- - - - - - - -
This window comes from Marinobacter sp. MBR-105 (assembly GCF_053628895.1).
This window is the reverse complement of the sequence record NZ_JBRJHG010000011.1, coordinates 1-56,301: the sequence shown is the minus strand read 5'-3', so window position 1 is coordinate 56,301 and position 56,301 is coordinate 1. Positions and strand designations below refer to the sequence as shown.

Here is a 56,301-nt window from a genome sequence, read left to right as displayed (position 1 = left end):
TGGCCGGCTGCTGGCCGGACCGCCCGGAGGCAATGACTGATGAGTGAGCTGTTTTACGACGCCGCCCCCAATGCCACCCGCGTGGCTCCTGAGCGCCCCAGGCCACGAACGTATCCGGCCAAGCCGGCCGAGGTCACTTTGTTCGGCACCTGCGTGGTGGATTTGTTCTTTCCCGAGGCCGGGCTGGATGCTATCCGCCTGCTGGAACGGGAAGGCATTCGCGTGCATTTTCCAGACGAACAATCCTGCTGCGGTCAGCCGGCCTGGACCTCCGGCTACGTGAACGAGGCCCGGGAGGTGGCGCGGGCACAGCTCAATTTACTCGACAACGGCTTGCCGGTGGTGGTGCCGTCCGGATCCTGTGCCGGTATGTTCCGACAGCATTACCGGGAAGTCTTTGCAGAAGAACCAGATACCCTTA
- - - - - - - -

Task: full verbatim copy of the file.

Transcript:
This window comes from Marinobacter sp. MBR-105 (assembly GCF_053628895.1).
This window is the reverse complement of the sequence record NZ_JBRJHG010000011.1, coordinates 1-56,301: the sequence shown is the minus strand read 5'-3', so window position 1 is coordinate 56,301 and position 56,301 is coordinate 1. Positions and strand designations below refer to the sequence as shown.

Here is a 56,301-nt window from a genome sequence, read left to right as displayed (position 1 = left end):
TGGCCGGCTGCTGGCCGGACCGCCCGGAGGCAATGACTGATGAGTGAGCTGTTTTACGACGCCGCCCCCAATGCCACCCGCGTGGCTCCTGAGCGCCCCAGGCCACGAACGTATCCGGCCAAGCCGGCCGAGGTCACTTTGTTCGGCACCTGCGTGGTGGATTTGTTCTTTCCCGAGGCCGGGCTGGATGCTATCCGCCTGCTGGAACGGGAAGGCATTCGCGTGCATTTTCCAGACGAACAATCCTGCTGCGGTCAGCCGGCCTGGACCTCCGGCTACGTGAACGAGGCCCGGGAGGTGGCGCGGGCACAGCTCAATTTACTCGACAACGGCTTGCCGGTGGTGGTGCCGTCCGGATCCTGTGCCGGTATGTTCCGACAGCATTACCGGGAAGTCTTTGCAGAAGAACCAGATACCCTTA